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How to deal with lane splitters

Drivers in California have to deal with a lot of traffic, and when there are motorcycles on the road, they also may have to deal with a phenomenon called lane splitting. This practice can cut down on motorcycle accidents and injuries when handled correctly, but it can be unnerving for other drivers on the road.

According to the Mercury News, lane splitting is when a motorcycle splits, or shares, a lane with another vehicle. One of the arguments for this practice is that, at speeds under 50 mph, it is safer for motorcyclists because there is less chance they will get hit from behind. In fact, studies show there are fewer head and torso injuries with lane splitting, and there is a decreased death rate as well.

Even though motorcyclists are fans of lane splitting, drivers may need some more convincing. KQRD News outlines some tips for motorists and motorcyclists to keep everyone safe. Drivers should be mindful of blind spots and use a signal before merging or changing lanes. When driving in the far-left lane, motorists should hug the left lane marker to make more room for motorcyclists. Even if drivers disagree with the lane splitting law, they must understand it is legal, and opening a door or doing something else to block a motorcycle is illegal.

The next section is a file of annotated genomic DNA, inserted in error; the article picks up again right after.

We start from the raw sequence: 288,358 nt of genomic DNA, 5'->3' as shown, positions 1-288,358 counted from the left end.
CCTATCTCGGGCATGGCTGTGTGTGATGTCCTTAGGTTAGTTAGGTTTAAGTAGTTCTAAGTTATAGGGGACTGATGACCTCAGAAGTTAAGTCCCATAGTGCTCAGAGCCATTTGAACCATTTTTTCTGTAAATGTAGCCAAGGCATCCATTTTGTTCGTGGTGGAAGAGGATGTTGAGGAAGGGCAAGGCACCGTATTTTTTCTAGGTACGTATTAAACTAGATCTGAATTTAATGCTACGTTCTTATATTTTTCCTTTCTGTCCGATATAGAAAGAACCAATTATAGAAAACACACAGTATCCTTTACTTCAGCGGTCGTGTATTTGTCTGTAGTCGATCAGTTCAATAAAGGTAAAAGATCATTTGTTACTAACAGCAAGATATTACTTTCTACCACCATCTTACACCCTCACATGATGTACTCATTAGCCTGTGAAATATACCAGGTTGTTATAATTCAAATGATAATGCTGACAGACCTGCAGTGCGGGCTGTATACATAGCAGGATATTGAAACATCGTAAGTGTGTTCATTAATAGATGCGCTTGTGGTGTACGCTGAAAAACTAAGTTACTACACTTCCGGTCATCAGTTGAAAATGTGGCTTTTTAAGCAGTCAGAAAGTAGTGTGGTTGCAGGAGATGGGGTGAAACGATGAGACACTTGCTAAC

Motorcyclists must also do their part to make lane splitting safe. It is not a good idea in narrow lanes, when large vehicles are present, when lighting is bad or when there is bad weather. It helps visibility to wear reflective or colored clothing and to stay out of vehicles’ blind spots.

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